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The unprecedented impasse on salmon fishing seasons has now lead to upcoming fishing closures in all Puget Sound marine areas, and some popular lakes and lower river areas, announced by state Fish and Wildlife on Friday.

There are five lakes and many lower river sections that feed into Puget Sound that will close to all fishing on Sunday (May 1) when salmon and steelhead fishing season also comes to a close in Puget Sound and the Strait of Juan de Fuca.

The closures come on the heels after talks between state and tribal fishery managers broke down for the third time in two weeks on developing a joint plan for salmon fisheries in Puget Sound.

“The May 1 closures from a marine salmon anglers stand point aren’t important since many of the more popular fisheries really don’t start up until July 1,” said Tony Floor, director of fishing affairs for the Northwest Marine Trade Association in Seattle. “But, the grim reaper on salmon fishing closures isn’t on top of the hill, and he is actually right across the street. To close some of these areas until further notice like the Strait of Juan de Fuca in the summer will mean those resort owners cannot economically exist. It is a tough situation no matter which direction you look at it.”

The state doesn’t know how long it would take to get federal approval of a permit to allow some type of salmon fishing in Puget Sound this season, but hoped to get it as fast as they could. The tribes will also seek approval through permit process for their own fisheries.

On the NOAA website there is an explanation on the process permit each party must attain in order to get fisheries to happen, and can be seen at http://www.westcoast.fisheries.noaa.gov/permits/hatchery_permits.html. For a story on the impasse related to Puget Sound salmon fisheries, go to http://www.seattletimes.com/sports/state-and-tribes-still-at-impasse-on-salmon-fishing-seasons-all-of-puget-sound-closes-on-may-1/.

“Since we didn’t reach an agreement with treaty tribal co-managers on this year’s Puget Sound salmon fisheries, we have to close fishing in areas where we know salmon will be,” Ron Warren, the state Fish and Wildlife salmon policy coordinator said in a news release.

Lakes that will close May 1 to all fishing include Lake Washington and Lake Sammamish in King County; Monte Cristo Lake in Snohomish County; Lake Cushman in Mason County; and Barney Lake in Skagit County.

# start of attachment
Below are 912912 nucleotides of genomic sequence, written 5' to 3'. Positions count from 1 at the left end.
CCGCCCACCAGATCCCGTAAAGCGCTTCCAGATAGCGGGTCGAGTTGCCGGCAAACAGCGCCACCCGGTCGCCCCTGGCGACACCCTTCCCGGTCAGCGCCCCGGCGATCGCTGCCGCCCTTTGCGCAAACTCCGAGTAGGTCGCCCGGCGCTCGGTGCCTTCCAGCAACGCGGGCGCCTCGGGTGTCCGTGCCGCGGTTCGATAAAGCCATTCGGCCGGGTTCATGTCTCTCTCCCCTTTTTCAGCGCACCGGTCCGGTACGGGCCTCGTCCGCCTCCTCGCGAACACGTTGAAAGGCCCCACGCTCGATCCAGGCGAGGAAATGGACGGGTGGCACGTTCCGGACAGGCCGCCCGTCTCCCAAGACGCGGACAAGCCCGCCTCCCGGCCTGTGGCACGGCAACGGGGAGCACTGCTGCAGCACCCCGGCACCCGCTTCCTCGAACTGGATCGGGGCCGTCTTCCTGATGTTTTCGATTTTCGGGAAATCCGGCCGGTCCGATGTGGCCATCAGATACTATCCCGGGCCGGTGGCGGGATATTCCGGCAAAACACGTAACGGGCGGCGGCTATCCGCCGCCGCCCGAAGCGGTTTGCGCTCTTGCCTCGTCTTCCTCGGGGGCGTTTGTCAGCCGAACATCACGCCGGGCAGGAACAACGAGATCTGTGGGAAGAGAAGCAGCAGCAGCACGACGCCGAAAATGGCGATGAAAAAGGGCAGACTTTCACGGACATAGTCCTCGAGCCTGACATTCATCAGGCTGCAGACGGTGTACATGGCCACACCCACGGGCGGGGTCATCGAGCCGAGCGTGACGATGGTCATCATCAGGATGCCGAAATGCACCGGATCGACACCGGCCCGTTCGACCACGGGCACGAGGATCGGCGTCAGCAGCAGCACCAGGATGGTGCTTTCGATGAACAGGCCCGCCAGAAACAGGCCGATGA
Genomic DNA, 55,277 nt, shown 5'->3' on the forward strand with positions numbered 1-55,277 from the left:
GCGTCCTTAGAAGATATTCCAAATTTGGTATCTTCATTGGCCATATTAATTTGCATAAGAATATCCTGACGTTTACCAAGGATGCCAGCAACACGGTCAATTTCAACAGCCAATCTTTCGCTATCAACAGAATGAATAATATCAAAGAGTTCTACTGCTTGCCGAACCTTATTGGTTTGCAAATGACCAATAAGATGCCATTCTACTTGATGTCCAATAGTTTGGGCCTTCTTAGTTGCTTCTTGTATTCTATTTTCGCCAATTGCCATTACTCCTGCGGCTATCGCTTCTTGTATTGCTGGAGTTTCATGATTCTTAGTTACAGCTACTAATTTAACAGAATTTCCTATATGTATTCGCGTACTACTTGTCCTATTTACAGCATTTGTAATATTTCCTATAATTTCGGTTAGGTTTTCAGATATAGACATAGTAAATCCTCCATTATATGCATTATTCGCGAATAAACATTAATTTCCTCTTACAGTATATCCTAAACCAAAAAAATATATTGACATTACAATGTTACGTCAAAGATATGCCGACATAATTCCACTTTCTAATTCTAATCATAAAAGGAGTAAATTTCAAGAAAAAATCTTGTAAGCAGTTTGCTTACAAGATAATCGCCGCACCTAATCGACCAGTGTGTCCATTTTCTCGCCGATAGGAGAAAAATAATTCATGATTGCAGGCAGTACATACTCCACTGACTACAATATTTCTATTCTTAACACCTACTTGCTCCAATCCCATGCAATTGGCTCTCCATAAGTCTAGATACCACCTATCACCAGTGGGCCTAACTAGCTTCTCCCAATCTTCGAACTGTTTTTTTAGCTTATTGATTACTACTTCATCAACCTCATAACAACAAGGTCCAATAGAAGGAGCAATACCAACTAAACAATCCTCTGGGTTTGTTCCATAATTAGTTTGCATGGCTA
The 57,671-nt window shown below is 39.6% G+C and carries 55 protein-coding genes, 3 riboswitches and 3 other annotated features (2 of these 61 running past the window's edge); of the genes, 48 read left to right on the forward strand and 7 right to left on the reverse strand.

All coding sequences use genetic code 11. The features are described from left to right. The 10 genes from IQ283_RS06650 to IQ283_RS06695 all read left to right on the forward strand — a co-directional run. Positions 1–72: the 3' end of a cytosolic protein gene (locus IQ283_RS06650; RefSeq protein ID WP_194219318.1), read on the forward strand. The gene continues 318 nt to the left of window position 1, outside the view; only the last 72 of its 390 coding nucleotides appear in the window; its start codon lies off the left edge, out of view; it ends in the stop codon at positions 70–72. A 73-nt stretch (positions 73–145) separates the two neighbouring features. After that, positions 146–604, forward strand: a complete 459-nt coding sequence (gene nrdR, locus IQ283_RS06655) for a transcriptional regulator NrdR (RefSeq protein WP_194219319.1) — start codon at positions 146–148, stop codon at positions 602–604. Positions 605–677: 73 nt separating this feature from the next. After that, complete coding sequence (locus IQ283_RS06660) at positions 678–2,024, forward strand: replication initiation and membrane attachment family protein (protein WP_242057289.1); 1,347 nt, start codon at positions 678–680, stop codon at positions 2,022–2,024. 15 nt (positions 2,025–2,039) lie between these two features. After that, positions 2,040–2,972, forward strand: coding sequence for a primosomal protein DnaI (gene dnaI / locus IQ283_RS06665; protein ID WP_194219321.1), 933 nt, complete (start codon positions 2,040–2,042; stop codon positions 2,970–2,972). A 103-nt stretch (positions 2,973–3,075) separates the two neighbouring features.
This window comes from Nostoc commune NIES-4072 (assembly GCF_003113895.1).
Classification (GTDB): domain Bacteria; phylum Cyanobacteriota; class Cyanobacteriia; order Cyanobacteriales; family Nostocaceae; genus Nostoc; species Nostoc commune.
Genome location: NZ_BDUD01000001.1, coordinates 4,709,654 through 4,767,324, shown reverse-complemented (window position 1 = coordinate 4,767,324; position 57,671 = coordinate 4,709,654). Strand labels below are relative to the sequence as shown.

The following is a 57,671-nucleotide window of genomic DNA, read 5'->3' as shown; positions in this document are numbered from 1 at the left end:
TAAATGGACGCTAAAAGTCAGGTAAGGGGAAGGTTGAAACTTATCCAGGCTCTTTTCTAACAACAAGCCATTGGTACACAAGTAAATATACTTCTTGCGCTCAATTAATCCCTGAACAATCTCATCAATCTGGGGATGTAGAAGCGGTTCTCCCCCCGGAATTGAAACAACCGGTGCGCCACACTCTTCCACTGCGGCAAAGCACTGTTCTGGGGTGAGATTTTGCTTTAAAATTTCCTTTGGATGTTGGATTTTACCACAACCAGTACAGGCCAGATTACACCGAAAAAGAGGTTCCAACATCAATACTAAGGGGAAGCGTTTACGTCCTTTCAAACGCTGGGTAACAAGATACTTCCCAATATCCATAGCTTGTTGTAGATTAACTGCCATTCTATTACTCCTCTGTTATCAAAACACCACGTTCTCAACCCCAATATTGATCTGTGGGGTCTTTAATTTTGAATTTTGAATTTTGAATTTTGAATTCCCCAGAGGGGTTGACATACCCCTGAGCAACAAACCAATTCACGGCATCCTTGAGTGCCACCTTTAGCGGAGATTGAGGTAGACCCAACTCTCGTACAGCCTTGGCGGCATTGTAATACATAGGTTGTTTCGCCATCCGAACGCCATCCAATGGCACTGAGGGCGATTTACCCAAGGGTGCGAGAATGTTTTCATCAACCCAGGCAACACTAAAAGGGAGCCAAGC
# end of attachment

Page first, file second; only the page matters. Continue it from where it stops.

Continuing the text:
Examples of rivers where at least sections, if not all, are closed to fishing include the Skagit, Stillaguamish and Snohomish rivers. The closures will also affect rivers that normally reopen on June 1 in the Puget Sound region, but fishery managers will be evaluating certain rivers to determine whether any can open on time. For details, go to http://wdfw.wa.gov/fishing/pugetsound_salmon_update/.

All sport fishing for Puget Sound salmon and steelhead, including southern Puget Sound (Marine Catch Area 13) south of the Narrows Bridge, and year-round fishing piers will close on May 1 until further notice.

Popular salmon fishing grounds like this off Point No Point in northern Puget Sound could have a summer salmon season if sport fisheries are approved this week at Pacific Fishery Management Council meetings in Sacramento, Calf.
Popular salmon fishing grounds like this off Point No Point in northern Puget Sound could have a summer salmon season if sport fisheries are approved this week at Pacific Fishery Management Council meetings in Sacramento, Calf.

Marine sport fisheries not affected by the closure include lingcod, halibut, Pacific cod and cabezon, as well as sea-run cutthroat trout, which are covered under a separate permit and will open as planned.

One area in southwest Washington not affected by the salmon closures are the Columbia River and its tributaries, and coastal areas and northern Olympic coastal rivers. For details, go to http://wdfw.wa.gov/fishing/northfalcon/.

The ocean summer salmon fishing is also set to begin July 1 at Ilwaco, Westport, La Push and Neah Bay. The council set the overall sport and nontribal catch this season at 35,000 chinook (64,000 last year) and 18,900 hatchery-marked coho (150,800).